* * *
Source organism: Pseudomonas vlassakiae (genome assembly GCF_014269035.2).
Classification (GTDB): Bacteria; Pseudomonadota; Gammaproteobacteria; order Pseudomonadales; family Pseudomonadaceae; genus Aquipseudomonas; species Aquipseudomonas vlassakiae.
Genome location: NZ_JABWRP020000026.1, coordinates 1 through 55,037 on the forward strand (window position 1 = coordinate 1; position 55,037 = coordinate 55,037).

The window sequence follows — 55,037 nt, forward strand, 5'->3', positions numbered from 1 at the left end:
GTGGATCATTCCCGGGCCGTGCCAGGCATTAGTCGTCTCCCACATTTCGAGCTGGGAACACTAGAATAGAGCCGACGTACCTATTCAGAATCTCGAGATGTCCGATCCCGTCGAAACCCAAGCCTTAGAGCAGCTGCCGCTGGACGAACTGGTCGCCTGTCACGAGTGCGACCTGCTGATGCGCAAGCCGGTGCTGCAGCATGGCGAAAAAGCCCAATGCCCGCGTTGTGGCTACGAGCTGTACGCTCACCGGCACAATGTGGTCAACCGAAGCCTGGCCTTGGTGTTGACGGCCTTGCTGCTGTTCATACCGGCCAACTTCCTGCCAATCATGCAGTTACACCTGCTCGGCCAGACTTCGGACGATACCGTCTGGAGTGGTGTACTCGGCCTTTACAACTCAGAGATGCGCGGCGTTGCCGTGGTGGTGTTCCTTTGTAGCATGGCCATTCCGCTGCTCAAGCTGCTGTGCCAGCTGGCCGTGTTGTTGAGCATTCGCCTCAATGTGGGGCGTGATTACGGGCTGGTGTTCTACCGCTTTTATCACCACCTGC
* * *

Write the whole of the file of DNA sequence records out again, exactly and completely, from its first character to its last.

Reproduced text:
Source organism: Pseudomonas vlassakiae (genome assembly GCF_014269035.2).
Classification (GTDB): Bacteria; Pseudomonadota; Gammaproteobacteria; order Pseudomonadales; family Pseudomonadaceae; genus Aquipseudomonas; species Aquipseudomonas vlassakiae.
Genome location: NZ_JABWRP020000026.1, coordinates 1 through 55,037 on the forward strand (window position 1 = coordinate 1; position 55,037 = coordinate 55,037).

The window sequence follows — 55,037 nt, forward strand, 5'->3', positions numbered from 1 at the left end:
GTGGATCATTCCCGGGCCGTGCCAGGCATTAGTCGTCTCCCACATTTCGAGCTGGGAACACTAGAATAGAGCCGACGTACCTATTCAGAATCTCGAGATGTCCGATCCCGTCGAAACCCAAGCCTTAGAGCAGCTGCCGCTGGACGAACTGGTCGCCTGTCACGAGTGCGACCTGCTGATGCGCAAGCCGGTGCTGCAGCATGGCGAAAAAGCCCAATGCCCGCGTTGTGGCTACGAGCTGTACGCTCACCGGCACAATGTGGTCAACCGAAGCCTGGCCTTGGTGTTGACGGCCTTGCTGCTGTTCATACCGGCCAACTTCCTGCCAATCATGCAGTTACACCTGCTCGGCCAGACTTCGGACGATACCGTCTGGAGTGGTGTACTCGGCCTTTACAACTCAGAGATGCGCGGCGTTGCCGTGGTGGTGTTCCTTTGTAGCATGGCCATTCCGCTGCTCAAGCTGCTGTGCCAGCTGGCCGTGTTGTTGAGCATTCGCCTCAATGTGGGGCGTGATTACGGGCTGGTGTTCTACCGCTTTTATCACCACCTGC